What will my expenses be? Which seasons are most profitable? Which local attractions do people want to be around the most?

Using Airbnb for Market Research

If you want a quick estimate on the potential revenue you might earn with your property, you can use the Airbnb Calculator available on BiggerPockets. It will give you a basic idea of how your property might perform in your specific city.

If you decide to move forward, then you will need to collect additional data to make a better decision on what type of property you want and which area.

To determine these things, first you’re going to want to open up the Airbnb website and type in your city. Then click the option for “Homes.”

airbnb market research

Related: How to Triple Your Rental Profits with Airbnb

Next select the option for “Entire Home”; this will automatically filter out options for shared rooms or private rooms. This is important because you should ideally be looking to rent out the whole place, which will end up being more profitable and easier to manage.

From here, you can also filter out the number of rooms. Set a maximum of four guests for a one-bedroom house and six for a two-bedroom to use airbnb for market research

At this point, you will have filtered the results down to a much smaller number of homes that you can begin to analyze. If you want to take it a step further and narrow down your results to the best possible listings, you can select “Super Host” and “Plus Verified.” Then start off by examining the listings with the highest reviews to see what’s working for them.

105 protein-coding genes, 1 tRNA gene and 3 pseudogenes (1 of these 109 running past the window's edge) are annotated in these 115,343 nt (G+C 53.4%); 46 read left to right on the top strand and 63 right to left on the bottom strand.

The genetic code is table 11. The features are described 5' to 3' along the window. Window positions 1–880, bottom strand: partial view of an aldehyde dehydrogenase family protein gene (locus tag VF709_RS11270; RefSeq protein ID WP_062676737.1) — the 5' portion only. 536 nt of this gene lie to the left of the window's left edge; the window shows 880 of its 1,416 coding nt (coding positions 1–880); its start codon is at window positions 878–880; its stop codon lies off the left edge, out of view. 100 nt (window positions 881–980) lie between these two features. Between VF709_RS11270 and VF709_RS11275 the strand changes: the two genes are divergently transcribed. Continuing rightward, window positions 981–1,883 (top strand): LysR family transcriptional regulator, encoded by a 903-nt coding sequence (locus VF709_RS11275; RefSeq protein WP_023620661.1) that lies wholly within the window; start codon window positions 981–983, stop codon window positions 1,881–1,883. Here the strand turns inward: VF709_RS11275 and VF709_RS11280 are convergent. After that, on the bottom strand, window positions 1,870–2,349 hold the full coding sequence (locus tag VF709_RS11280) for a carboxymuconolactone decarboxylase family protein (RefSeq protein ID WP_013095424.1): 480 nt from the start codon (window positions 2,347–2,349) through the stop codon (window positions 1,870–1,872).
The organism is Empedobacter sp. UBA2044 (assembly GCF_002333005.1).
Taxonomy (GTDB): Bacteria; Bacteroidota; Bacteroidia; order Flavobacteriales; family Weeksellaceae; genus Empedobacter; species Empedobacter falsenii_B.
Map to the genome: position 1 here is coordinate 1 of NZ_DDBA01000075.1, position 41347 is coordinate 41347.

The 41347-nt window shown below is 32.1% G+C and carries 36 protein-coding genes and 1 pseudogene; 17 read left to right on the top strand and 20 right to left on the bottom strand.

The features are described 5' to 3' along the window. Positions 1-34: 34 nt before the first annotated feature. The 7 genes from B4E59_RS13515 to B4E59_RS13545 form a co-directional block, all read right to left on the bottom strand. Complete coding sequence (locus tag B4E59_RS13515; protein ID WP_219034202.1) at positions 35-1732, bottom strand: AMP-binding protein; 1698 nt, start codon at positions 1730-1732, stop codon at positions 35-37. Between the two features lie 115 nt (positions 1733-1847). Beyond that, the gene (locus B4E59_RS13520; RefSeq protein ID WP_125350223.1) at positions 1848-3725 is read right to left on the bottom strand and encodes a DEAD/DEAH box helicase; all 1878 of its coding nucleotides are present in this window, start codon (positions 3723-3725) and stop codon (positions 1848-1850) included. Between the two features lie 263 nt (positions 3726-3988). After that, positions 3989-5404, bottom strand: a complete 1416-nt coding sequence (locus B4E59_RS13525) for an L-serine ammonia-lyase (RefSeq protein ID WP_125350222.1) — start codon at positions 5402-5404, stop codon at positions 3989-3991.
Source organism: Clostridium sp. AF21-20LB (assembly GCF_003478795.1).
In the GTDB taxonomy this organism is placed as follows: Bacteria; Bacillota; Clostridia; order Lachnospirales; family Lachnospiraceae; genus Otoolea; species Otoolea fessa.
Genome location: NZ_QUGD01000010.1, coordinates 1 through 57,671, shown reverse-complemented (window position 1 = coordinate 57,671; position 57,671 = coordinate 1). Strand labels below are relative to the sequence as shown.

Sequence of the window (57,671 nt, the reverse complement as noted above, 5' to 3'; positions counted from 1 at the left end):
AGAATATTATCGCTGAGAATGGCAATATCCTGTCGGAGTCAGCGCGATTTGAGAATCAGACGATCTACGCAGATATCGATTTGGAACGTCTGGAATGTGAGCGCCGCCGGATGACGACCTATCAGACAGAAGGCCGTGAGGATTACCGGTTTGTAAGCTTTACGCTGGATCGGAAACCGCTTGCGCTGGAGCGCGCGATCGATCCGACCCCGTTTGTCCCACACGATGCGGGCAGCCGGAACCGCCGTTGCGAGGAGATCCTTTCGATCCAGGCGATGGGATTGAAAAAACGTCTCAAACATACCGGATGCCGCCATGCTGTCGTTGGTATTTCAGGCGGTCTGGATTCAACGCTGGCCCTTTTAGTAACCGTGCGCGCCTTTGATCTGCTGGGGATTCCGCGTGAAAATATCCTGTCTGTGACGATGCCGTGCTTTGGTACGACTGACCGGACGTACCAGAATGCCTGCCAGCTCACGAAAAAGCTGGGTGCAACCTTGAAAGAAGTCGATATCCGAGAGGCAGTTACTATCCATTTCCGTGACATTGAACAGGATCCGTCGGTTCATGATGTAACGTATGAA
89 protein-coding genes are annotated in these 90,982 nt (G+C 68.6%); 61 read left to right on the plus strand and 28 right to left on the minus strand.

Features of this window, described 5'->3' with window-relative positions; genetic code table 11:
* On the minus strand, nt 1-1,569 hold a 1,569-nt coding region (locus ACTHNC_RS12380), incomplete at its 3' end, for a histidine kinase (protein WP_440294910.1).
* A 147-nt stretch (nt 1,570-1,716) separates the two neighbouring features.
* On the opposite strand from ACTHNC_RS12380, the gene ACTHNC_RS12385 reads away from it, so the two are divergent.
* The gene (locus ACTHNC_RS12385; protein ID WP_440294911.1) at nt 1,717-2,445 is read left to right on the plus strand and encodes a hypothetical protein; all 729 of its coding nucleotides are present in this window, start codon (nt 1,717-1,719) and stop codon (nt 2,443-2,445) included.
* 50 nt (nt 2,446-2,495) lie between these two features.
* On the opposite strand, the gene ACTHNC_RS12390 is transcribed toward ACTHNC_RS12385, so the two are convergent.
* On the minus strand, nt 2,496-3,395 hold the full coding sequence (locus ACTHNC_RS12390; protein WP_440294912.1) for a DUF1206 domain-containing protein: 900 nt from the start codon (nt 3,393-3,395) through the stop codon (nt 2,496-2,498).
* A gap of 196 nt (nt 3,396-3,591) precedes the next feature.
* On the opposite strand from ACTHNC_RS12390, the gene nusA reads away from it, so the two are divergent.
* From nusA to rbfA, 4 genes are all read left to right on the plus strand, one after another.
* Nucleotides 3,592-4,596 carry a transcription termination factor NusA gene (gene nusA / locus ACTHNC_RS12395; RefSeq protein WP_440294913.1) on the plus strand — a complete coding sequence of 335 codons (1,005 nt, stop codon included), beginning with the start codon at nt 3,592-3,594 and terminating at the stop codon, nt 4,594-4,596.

Look at how much they are charging per night and run the numbers to see your potential profitability. If the average price per night is $150, then you can reasonably assume that if you rent the place out for 80 percent of the month, then you will make around $3,500 in revenue.

If you know how much rent and expenses are in your sub-market, then you can calculate how much your net profit will be at different occupancy rates. My advice is to find a property that will cashflow even if it’s only at 50 percent occupancy for the month. That way you can cover expenses during the off-season.

Related: 6 Steps to Getting Started with Airbnb [Video!]

Learn Your Market

Once you know which general areas are experiencing success with short-term rentals, you can begin to learn about your local market and it’s various neighborhoods. You will want to find out which attractions people want to be around, such as parks, bars, shopping centers, and sports arenas.

Much of this you can find using Google and Yelp by simply searching for attractions in your market. Then cross-reference what you find with the top properties on Airbnb. Examine their headlines and descriptions to find out what they are marketing to their guests. It’s a good bet that they know what the people want based on their feedback from being in business.